Miami's Flamenco Scene
The origins of flamenco dancing are both old an mysterious. Some would argue that the sizzlingly energetic, exuberantly theatrical dance originates from 15th century Andalusia. Others would vouch that tracing its origins is a trivial quest: the contemporaneous iterations are much more worthwhile. This is the school of thought Ilisa Rosal, the founder of leading Miami-based dance studio Flamenco La Rosa subscribes to. Mixing the traditional exquisitely delicate movements, fierce golpe (or footsteps), carefully-timed palmas (hand-clapping) and stirring pitos (finger-snapping) with more upbeat, modern influences ranging from hip hop, ballet, and Afro-Haitian elements, is Rosal's forte. She has established her studio as the pioneer of a radically new approach to the curiousity-inducing dance. Rosal insists on immersive experiences, staging casual, lively shows where every member of the audience plays an integral part. Swearing by a communal ethos, her dancers take pride in spreading the joy of physical movements, eager to demonstrate their unmatched craftsmanship via improvised scenes. For them, flamenco is a celebration of emotional sentiment, a self-expression of the highest order. The juerga, or collective jamming sessions have proven just as vital for the development of the team as the ardous preparation sessions and choreography lessons that go into a full-length, pre-scripted show.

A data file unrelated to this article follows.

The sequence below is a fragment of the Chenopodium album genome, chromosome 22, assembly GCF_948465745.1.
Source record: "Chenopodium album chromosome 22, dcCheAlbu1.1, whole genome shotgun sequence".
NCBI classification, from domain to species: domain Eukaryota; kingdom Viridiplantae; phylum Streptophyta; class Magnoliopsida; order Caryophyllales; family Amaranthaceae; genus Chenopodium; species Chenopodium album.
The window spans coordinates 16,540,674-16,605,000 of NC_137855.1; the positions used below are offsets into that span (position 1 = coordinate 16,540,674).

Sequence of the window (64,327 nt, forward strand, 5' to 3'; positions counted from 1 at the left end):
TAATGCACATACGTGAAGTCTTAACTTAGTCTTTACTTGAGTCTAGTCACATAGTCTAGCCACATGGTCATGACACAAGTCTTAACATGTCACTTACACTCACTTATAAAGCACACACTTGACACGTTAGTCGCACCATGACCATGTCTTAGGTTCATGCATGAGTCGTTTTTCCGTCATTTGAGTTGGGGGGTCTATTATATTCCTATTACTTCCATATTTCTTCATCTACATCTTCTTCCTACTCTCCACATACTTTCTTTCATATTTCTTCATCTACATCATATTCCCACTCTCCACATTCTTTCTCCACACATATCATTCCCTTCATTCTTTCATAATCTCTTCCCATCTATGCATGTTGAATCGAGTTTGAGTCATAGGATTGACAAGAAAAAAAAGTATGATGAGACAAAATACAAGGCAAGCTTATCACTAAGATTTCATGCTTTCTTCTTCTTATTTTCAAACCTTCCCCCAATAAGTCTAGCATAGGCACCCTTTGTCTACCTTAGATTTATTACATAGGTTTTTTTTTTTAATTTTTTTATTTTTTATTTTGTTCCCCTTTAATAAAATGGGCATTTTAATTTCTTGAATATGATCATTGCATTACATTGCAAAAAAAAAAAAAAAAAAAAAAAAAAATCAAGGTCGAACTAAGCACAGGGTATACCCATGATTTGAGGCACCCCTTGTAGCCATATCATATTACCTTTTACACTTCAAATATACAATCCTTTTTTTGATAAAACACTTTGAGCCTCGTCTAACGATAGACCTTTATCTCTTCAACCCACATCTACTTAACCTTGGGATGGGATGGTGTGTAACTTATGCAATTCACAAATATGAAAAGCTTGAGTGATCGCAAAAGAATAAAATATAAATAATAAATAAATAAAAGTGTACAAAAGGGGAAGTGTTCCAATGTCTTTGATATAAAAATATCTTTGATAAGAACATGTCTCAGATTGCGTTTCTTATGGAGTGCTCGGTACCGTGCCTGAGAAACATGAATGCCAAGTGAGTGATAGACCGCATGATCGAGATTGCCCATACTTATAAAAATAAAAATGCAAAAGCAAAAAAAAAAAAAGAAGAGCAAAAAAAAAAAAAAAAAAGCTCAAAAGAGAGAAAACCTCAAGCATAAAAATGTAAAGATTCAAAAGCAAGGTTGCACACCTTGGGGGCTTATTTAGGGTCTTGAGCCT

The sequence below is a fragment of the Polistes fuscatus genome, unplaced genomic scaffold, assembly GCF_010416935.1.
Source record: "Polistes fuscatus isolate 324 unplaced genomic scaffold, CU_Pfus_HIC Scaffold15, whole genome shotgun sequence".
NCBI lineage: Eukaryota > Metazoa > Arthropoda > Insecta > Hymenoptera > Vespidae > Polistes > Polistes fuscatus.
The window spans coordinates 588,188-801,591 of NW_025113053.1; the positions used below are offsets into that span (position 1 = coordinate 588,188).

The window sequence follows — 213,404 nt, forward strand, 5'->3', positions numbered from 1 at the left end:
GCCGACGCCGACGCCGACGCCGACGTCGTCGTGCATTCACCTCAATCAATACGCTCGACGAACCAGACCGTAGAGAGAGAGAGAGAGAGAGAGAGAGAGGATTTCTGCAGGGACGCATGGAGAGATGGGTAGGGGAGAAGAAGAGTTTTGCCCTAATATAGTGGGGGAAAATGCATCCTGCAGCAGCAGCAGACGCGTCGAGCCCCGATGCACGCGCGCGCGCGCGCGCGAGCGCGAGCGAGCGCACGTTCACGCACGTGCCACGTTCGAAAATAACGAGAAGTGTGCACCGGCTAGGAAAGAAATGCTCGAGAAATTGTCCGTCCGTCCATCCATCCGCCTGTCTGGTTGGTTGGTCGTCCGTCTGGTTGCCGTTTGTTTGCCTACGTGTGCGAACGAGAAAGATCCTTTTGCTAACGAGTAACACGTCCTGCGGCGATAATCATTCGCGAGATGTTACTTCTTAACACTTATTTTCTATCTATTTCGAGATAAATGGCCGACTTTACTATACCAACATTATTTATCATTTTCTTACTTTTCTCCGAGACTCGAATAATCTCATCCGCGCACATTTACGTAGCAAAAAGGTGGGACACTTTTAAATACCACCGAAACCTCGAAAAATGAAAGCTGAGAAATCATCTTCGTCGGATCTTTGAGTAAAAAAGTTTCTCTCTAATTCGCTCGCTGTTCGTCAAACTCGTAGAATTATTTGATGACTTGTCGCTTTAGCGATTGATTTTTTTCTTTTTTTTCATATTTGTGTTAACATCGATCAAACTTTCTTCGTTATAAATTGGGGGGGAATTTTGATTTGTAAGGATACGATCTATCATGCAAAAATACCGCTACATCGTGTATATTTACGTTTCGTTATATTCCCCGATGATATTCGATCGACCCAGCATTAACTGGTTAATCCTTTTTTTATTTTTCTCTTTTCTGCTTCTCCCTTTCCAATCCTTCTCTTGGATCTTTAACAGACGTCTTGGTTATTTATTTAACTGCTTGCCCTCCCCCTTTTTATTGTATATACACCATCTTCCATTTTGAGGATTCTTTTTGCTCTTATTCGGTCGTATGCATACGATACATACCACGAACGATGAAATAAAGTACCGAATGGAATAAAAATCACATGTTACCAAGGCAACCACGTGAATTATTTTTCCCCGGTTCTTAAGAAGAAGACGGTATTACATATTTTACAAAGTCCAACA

This is the sensibility most-frequently associated with flamenco. Originally performed at café cantantes, smoke-filled locales where the young and the old could gracefully display their finest moves to the zealous applause of the entire community. The dance has always been a collective affair. Traditionally performed to the frantic, frenzied beats of Gypsy guitar music, flamenco has offered an opportunity for people from every walk of life to meet and have a fantastic time together.
While La Rosa shows encapsulate an ethos of hedonism, joyfulness, and euphoria, world-renowned dancer Clarita Filgueiras of Flamenco Puro adheres to a different methodology. Raised in a household of professional dancers, Filgueiras was one of the lucky few who learned to tap her shoes before she could walk. A living and breathing embodiment of flamenco, the artistic director of her eponymous ensemble is a firm believer in precision, strenuous training and rigorous compositions. Known for razor-sharp choreographies, Filguerias specializes in the most-demanding and hardest-to-learn type of flamenco, the bata de cola. Loosely translated as long train dress, the bata de cola calls for perfectionism and diligence with every movement. The only solo dancer in Miami to earn a qualification in the genre, Filguerias has received a wealth of awards for her extraordinary shows, including the Florida Folk Heritage Award and the Dance Miami Choreographer's Award, while she is also the former recipient of an artist residency organized by HistoryMiami Museum. The newest-addition to the dynamically-growing flamenco scene in South Florida is A Nuestro Ritmo, a fiercely powerful show bringing together a trailblazing attitude, multicultural allusions and an international cast. Brimming with expertly-staged Guajiras, Cuban folk songs capable of evoking heightened emotional complexities, Soleares, the most prevalent flamenco music, and Alegrias, jaw-droppingly fast-paced, animated guitar solos, the dance-cum-music affair is bound to amuse both aficionados and those new to this genre.
There’s no shortage of exciting shows. As the city esteemed for its rich, abundant nightlife and upbeat entertainment options, Miami remains the second-largest cultural mecca of flamenco dance, barely beaten by the its birthplace, Spain.